UW-Eau Claire receives $5.5 million from the UW System

Chancellor Schmidt looks ahead after budget cuts; plans to patch holes left after budget cuts


The $5.5 million one-time distribution will be used to fund financial aid, a faculty compensation plan, the strategic plan and employing temporary instructors while hiring tenure seeking professors (Andee Erickson)

Story by Andee Erickson, Projects Editor

This is the introductory installment in which Erickson will look at the effects budget cuts are having on student’s academic lives.

Chancellor James C. Schmidt is ready to continue growing the campus again after the 2015-17 budget cuts, and he’s beginning with organizing how to spend a $5.5 million one-time distribution from the UW System.

“What I would love to do is turn that corner,” Schmidt said. “We have spent the last two years only focusing on budget cuts. We want to get back to focusing on our students and what is good for all of us.”

The $250 million cut in state funding to the UW System left UW-Eau Claire with $12.2 million  to cut from its two-year budget. Instructional academic staff took the biggest hit proportionately during the cuts, which is why he was eager to put the new funds back into the teaching, he said.

The $5.5 million has been outlined to advance four areas on campus: financial aid, Academic Affairs and the strategic plan, while $3 million is funding a faculty compensation plan.

Most of the funds are a result of an unexpected decrease in employee’s fringe benefits costs, the chancellor said. The UW System projects the costs of fringe benefits in advance, but with 179 full-time equivalent employees cut on Eau Claire’s campus the cost of fringe benefits went down rather than up like expected, leaving another surplus to be distributed, he said.

The faculty compensation plan involves addressing equity issues among faculty and staff, the chancellor said. For example, a new employee might receive higher pay than a more experienced employee in the same department if the market has pushed the bidding rates up between when the experienced employee and the new employee applied.

Faculty and staff equity also means ensuring the pay rates are competitive to other schools as well as identifying any inequities around gender or race, he said. A working group of faculty and staff will recommend how to distribute the $750,000 beginning July 1, 2017.

Strong student enrollment and retention rates will allow these employees to continue receiving these equitable rates after the one-time distribution runs out, Schmidt said.

“For excellence to be here we needed to have the right faculty and staff here,” Schmidt said, “and what that means is we first needed to retain those great faculty and staff that we already have working for us.”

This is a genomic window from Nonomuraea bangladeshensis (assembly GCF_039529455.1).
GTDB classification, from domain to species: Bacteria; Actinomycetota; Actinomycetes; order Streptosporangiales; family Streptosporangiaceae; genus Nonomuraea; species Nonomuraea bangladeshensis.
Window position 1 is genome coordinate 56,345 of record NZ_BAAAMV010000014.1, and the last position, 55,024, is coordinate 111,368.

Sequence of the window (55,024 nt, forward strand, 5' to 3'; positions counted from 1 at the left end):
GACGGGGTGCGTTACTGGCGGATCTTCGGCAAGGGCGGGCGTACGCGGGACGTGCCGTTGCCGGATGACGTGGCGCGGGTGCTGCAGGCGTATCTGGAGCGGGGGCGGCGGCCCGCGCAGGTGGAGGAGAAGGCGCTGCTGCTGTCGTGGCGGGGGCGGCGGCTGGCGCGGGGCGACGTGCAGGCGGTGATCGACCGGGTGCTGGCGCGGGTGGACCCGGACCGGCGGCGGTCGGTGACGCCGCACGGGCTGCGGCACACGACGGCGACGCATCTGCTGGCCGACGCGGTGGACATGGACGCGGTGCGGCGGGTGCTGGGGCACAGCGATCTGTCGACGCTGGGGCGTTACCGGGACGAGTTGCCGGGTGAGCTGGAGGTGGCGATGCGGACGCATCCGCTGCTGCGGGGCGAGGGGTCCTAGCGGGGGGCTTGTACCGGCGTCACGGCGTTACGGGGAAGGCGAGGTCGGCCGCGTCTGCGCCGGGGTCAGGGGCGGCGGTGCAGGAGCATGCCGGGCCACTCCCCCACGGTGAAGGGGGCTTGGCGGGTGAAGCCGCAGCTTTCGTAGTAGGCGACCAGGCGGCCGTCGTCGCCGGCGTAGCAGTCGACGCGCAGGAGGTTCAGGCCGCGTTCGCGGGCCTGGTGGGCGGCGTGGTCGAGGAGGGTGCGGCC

A working group will also determine how to distribute $2.3 million for merit increases to faculty and staff who adhere to the universities guidepost goals: 100 percent of students with a high impact experience, 90 percent retention rate, 50 percent of students graduating in four years and 20 percent of multicultural students.

State legislation gave the UW System permission to issue merit pay increase to faculty and staff in the 2015 session that determined the $250 million cut to the system, the chancellor said.

“Instead of just going out and hiring a lot of people to help us with the strategic plan I believe our employees are in the best position to move the institution forward,” the chancellor said. “And I am suggesting that each department recommend how they think they are best positioned to help.”

Of the one-time distribution, $813,000 is a result of lower utility costs. With this year’s mild winter and energy prices at an all time low, the UW System, which manages the heating, cooling and electrical costs of all UW schools, had a surplus in the utilities account and decided to distribute the money back to campuses, Schmidt said.

That money was allocated toward Academic Affairs to temporarily fill positions while hiring processes are taking place to fill positions where faculty resigned, said Stephanie Jamelske, the budget officer for the Academic Affairs office.

“I’m hoping that the arrival of some of these positions next year will start to feel like we are moving ahead,” Jamelske said, “like we have gotten some things settled after these long periods of transition.”

The resignations being filled are not a result of the voluntary separation incentive, Jamelske said, a program that invited employees to retire and accept a buyout in order to meet the demands of the 2015-17 budget cuts.

“The departments have been instructed to figure out a way to deliver the necessary course curriculum through the changes,” Jamelske said. “It’s a big transition year.”

Of the $5.5 million one-time distribution, $900,000 is required to be used as student financial aid and remaining $800,000 is being set aside to support the university’s strategic plan initiatives, which the chancellor said is small dollar amount for the scope of the plans and their importance.